CLEVELAND -- Still soaked after being doused with beer, Danny Salazar picked up the official lineup card he was given as a memento of his first win.
"I didn't know I would get this," he said at his locker.
Salazar began to fold it in half and tuck the card into his backpack when he was stopped by clubhouse manager Tony Amato.
It was the rookie's only mistake.
Salazar pitched six superb innings and won his major league debut, leading the Cleveland Indians to a 4-2 victory over the Toronto Blue Jays on Thursday.
Salazar, who began the season in Double-A ball, allowed just one run and two hits. The right-hander didn't give up a hit until the sixth, struck out seven and showed poise from his first pitch to his last.
The hard-throwing 23-year-old was shocked at being called up, but he pitched with the nerves of a seasoned veteran and gave the Indians a much-needed strong outing.
"He was terrific," Indians manager Terry Francona said. "That can be what he is. The kid has special stuff."
Salazar was brought up for one start. He's headed back to Triple-A Columbus, but it may not be long before Salazar is back in Cleveland on a more permanent basis.
"We think the kid has a very bright future," Francona said.
Chris Perez gave up a run in a shaky ninth but got his 11th save as the Indians beat knuckleballer R.A. Dickey (8-10) for the second time this season.
Asdrubal Cabrera homered in the first off Dickey and Lonnie Chisenhall drove in a run in Cleveland's two-run sixth.
Jose Bautista hit an RBI double for Toronto's only run off Salazar, who admitted being nervous during his pregame warmup in the bullpen.
But once he was on the mound, Salazar was unflappable -- and for a while, unhittable.
Unleashing a fastball that registered 99 mph on the stadium radar gun, he coasted through the first five innings, striking out seven and not letting the Blue Jays get many good swings. A few of his pitches were way out of the strike zone, but just when it appeared he might come unraveled, Salazar settled down.
Salazar's seven strikeouts were the most by a Cleveland pitcher in his debut since Luis Tiant struck out 11 New York Yankees on July 19, 1964.
"We couldn't do anything with Salazar," Blue Jays manager John Gibbons said. "He's got a great arm. I tip my hat to the young kid."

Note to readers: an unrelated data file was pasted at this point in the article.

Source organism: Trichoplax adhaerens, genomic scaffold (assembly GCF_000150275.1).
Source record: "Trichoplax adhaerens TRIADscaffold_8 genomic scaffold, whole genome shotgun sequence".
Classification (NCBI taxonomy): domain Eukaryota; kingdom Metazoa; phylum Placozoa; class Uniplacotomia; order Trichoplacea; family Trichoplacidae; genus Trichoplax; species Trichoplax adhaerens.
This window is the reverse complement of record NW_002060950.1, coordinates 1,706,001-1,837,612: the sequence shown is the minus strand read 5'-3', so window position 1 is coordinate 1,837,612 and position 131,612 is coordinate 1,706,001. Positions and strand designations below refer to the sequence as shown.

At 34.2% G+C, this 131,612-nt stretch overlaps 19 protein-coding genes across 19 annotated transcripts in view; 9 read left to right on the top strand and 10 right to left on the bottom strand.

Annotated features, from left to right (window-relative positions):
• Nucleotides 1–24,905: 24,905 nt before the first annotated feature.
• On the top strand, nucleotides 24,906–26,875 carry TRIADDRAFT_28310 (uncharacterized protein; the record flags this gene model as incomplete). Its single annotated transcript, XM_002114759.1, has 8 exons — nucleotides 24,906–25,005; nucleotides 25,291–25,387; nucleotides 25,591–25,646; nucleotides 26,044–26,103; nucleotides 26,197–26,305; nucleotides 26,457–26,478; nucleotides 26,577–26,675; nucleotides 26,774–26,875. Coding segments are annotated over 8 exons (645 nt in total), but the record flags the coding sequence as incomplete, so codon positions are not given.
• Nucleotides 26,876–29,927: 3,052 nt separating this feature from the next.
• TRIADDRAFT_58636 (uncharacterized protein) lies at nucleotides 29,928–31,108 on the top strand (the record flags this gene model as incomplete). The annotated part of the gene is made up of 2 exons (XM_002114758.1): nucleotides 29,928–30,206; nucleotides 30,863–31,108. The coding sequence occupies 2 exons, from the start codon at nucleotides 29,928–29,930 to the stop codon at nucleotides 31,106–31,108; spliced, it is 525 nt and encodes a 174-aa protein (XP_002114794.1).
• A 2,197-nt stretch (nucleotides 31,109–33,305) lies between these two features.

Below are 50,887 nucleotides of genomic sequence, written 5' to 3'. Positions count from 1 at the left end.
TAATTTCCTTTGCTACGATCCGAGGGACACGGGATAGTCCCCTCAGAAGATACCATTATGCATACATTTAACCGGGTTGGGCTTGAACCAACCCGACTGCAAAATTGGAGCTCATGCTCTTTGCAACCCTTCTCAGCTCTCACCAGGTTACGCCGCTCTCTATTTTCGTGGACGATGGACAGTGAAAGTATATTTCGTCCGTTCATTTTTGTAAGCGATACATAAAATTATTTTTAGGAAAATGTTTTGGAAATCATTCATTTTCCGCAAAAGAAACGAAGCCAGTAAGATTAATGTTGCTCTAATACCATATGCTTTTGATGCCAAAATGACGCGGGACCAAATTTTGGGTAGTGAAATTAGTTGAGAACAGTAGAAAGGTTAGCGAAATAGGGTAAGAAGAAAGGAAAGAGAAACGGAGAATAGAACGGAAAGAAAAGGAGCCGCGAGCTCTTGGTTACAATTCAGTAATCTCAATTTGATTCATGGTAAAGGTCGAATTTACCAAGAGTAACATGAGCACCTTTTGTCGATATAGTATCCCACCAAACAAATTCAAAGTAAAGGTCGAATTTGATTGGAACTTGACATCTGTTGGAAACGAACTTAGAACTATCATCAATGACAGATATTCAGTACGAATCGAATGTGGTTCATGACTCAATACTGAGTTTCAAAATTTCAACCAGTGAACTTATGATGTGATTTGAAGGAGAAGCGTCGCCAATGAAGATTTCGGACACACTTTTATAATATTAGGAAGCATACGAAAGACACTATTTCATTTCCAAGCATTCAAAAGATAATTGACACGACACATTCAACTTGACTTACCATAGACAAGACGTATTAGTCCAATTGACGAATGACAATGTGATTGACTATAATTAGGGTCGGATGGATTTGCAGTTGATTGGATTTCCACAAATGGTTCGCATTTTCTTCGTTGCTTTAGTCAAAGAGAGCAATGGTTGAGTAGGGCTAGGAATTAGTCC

Salazar held Toronto without a hit until the sixth, when Josh Thole, batting just .108 slapped a 1-2 pitch into left. Salazar received a nice ovation from Cleveland fans, who haven't seen many quality starts lately from the Indians' rotation. Munenori Kawasaki sacrificed and Salazar retired Jose Reyes on a liner to second.
Bautista then tied it 1-1 by ripping an RBI double to left. Salazar recovered and got the final out before heading to the dugout, where he was warmly greeted by teammates. Salazar took some pressure off a tired Indians bullpen dragging itself to the All-Star break.
Salazar said he prayed the Indians would score in the bottom inning to get him a win, and Cleveland, which squandered some early threats against Dickey, came through with two runs.
"I've been waiting for this moment for seven years," said Salazar, who was signed by the Indians in 2006 and underwent Tommy John surgery in 2010. "I threw five innings without hits. After the game, all the guys were throwing beers all over me. That's fantastic."
Salazar was given two souvenir balls: his first strikeout and the final out. He said "everyone" in his hometown of Cabrera, Dominican Republic gathered in a local park to watch him pitch.
Rich Hill worked a hitless seventh, Cody Allen struck out the side in the eighth and Perez allowed Colby Rasmus' RBI single and put the tying run at first before getting Rajai Davis on a liner to left for the final out.
The Indians pushed two runs across in the sixth against Dickey to take a 3-1 lead and make Salazar a winner.
Chisenhall came through with a blooper to left with the bases loaded that hung in the air long enough that the runners had to freeze.
When it dropped, Michael Brantley sprinted home and left fielder Davis, thinking he had a chance at a forceout at home, sailed his throw to the backstop. The ball ricocheted toward the plate, and Ryan Raburn scored from second before the Blue Jays could retrieve it.
Cleveland tacked on an insurance run in the eighth on Carlos Santana's RBI triple.
Cabrera, who had two hits on Wednesday to snap an 0-for-20 slump, drove an 0-2 pitch from Dickey over the wall in right in the first to make it 1-0.
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